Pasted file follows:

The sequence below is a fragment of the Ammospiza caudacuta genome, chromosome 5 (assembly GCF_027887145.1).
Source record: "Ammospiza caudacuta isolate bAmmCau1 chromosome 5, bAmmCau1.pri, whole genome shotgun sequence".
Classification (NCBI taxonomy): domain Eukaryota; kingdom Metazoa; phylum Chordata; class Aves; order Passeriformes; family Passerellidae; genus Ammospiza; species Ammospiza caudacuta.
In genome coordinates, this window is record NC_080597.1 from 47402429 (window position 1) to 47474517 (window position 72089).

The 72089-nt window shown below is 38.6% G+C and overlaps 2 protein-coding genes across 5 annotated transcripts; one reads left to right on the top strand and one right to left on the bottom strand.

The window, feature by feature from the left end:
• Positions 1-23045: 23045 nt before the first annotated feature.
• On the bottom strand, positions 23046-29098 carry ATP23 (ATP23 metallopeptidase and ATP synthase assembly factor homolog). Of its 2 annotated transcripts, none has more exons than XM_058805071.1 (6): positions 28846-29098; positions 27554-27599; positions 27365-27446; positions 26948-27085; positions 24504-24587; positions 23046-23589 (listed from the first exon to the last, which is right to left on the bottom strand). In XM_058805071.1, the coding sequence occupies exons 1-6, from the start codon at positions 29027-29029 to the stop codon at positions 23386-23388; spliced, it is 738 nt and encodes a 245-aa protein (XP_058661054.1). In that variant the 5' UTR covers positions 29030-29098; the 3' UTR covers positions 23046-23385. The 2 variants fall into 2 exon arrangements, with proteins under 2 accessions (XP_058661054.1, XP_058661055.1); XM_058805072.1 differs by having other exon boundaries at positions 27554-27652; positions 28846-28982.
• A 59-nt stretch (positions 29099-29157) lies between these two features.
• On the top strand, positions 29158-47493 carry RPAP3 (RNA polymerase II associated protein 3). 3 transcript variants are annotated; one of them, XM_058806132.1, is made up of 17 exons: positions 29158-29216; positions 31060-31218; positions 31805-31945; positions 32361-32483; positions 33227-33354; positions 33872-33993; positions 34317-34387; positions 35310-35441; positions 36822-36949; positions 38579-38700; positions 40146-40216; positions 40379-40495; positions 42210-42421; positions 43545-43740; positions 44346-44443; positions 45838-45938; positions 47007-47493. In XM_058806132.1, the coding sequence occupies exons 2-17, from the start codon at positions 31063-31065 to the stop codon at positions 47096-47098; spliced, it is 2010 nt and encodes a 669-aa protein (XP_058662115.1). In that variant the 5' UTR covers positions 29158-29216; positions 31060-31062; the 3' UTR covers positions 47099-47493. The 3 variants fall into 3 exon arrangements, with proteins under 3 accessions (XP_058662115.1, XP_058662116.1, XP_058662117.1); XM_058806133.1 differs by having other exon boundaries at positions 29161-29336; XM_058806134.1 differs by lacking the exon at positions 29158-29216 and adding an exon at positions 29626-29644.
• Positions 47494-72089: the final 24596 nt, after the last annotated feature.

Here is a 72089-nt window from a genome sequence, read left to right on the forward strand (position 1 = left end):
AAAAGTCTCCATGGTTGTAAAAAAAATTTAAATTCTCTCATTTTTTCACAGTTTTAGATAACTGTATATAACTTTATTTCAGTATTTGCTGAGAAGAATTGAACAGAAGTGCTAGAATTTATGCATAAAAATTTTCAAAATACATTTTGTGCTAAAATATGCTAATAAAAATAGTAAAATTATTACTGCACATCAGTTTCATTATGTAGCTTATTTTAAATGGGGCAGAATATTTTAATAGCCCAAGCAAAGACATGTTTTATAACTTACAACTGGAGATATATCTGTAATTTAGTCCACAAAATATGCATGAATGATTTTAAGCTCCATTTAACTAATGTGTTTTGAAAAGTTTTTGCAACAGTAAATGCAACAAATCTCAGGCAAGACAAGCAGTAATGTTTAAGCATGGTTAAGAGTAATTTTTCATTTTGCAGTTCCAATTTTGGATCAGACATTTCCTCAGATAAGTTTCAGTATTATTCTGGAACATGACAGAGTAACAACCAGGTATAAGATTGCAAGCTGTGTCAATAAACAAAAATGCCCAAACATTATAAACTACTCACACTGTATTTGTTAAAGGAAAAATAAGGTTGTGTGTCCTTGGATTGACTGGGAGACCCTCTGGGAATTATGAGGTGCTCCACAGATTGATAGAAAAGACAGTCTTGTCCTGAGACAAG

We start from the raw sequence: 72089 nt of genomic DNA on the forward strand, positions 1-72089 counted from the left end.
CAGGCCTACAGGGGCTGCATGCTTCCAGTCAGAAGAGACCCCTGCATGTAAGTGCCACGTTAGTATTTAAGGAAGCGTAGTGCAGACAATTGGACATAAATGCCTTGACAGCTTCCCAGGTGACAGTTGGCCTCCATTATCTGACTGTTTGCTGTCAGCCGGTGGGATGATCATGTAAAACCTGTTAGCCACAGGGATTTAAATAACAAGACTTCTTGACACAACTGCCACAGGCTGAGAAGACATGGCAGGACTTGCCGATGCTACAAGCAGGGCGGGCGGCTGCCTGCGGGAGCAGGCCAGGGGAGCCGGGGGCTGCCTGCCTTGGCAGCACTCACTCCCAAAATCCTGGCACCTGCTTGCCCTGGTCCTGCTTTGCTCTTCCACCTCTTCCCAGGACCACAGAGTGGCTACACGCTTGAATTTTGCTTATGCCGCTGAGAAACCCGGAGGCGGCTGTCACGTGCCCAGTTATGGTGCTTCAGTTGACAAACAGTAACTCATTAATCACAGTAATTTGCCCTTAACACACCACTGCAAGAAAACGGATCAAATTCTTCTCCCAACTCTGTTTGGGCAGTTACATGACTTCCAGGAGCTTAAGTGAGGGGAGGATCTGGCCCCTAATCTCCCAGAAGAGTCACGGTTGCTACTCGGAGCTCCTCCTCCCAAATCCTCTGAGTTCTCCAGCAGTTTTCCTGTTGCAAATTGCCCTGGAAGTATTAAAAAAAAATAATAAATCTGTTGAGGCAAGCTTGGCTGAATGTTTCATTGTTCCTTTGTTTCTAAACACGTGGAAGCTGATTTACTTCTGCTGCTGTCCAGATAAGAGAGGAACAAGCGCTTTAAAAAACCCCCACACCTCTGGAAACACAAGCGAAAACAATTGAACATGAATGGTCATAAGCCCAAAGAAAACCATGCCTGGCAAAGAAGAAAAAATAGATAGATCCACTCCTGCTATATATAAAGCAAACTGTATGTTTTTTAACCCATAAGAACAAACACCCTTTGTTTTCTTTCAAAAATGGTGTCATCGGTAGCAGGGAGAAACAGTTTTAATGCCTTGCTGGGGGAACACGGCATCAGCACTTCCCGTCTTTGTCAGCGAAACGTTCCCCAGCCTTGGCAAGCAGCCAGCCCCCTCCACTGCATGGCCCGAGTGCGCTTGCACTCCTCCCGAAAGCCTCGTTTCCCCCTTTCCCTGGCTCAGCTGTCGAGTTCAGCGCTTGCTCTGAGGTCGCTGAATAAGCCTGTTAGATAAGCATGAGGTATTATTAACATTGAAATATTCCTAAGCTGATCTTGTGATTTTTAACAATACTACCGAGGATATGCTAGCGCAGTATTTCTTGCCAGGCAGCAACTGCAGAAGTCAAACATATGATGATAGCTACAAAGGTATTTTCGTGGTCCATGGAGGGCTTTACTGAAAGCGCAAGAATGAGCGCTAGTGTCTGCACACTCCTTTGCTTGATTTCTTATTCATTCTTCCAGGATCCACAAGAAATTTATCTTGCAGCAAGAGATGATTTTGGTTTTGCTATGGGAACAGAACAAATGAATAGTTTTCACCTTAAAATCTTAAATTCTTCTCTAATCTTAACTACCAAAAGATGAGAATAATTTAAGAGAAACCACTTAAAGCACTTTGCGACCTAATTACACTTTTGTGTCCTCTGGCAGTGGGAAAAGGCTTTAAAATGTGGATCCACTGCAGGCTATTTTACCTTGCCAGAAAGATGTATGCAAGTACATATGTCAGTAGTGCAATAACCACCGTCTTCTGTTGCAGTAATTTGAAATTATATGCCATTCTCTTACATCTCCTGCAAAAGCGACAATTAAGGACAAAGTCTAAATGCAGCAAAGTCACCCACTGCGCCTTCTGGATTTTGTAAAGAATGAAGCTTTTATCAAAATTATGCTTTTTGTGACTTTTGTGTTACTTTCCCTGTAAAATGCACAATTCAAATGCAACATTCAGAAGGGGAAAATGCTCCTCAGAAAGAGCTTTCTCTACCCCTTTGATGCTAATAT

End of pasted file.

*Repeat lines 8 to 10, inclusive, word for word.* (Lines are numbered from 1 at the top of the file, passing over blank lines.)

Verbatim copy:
• On the bottom strand, positions 23046-29098 carry ATP23 (ATP23 metallopeptidase and ATP synthase assembly factor homolog). Of its 2 annotated transcripts, none has more exons than XM_058805071.1 (6): positions 28846-29098; positions 27554-27599; positions 27365-27446; positions 26948-27085; positions 24504-24587; positions 23046-23589 (listed from the first exon to the last, which is right to left on the bottom strand). In XM_058805071.1, the coding sequence occupies exons 1-6, from the start codon at positions 29027-29029 to the stop codon at positions 23386-23388; spliced, it is 738 nt and encodes a 245-aa protein (XP_058661054.1). In that variant the 5' UTR covers positions 29030-29098; the 3' UTR covers positions 23046-23385. The 2 variants fall into 2 exon arrangements, with proteins under 2 accessions (XP_058661054.1, XP_058661055.1); XM_058805072.1 differs by having other exon boundaries at positions 27554-27652; positions 28846-28982.
• A 59-nt stretch (positions 29099-29157) lies between these two features.
• On the top strand, positions 29158-47493 carry RPAP3 (RNA polymerase II associated protein 3). 3 transcript variants are annotated; one of them, XM_058806132.1, is made up of 17 exons: positions 29158-29216; positions 31060-31218; positions 31805-31945; positions 32361-32483; positions 33227-33354; positions 33872-33993; positions 34317-34387; positions 35310-35441; positions 36822-36949; positions 38579-38700; positions 40146-40216; positions 40379-40495; positions 42210-42421; positions 43545-43740; positions 44346-44443; positions 45838-45938; positions 47007-47493. In XM_058806132.1, the coding sequence occupies exons 2-17, from the start codon at positions 31063-31065 to the stop codon at positions 47096-47098; spliced, it is 2010 nt and encodes a 669-aa protein (XP_058662115.1). In that variant the 5' UTR covers positions 29158-29216; positions 31060-31062; the 3' UTR covers positions 47099-47493. The 3 variants fall into 3 exon arrangements, with proteins under 3 accessions (XP_058662115.1, XP_058662116.1, XP_058662117.1); XM_058806133.1 differs by having other exon boundaries at positions 29161-29336; XM_058806134.1 differs by lacking the exon at positions 29158-29216 and adding an exon at positions 29626-29644.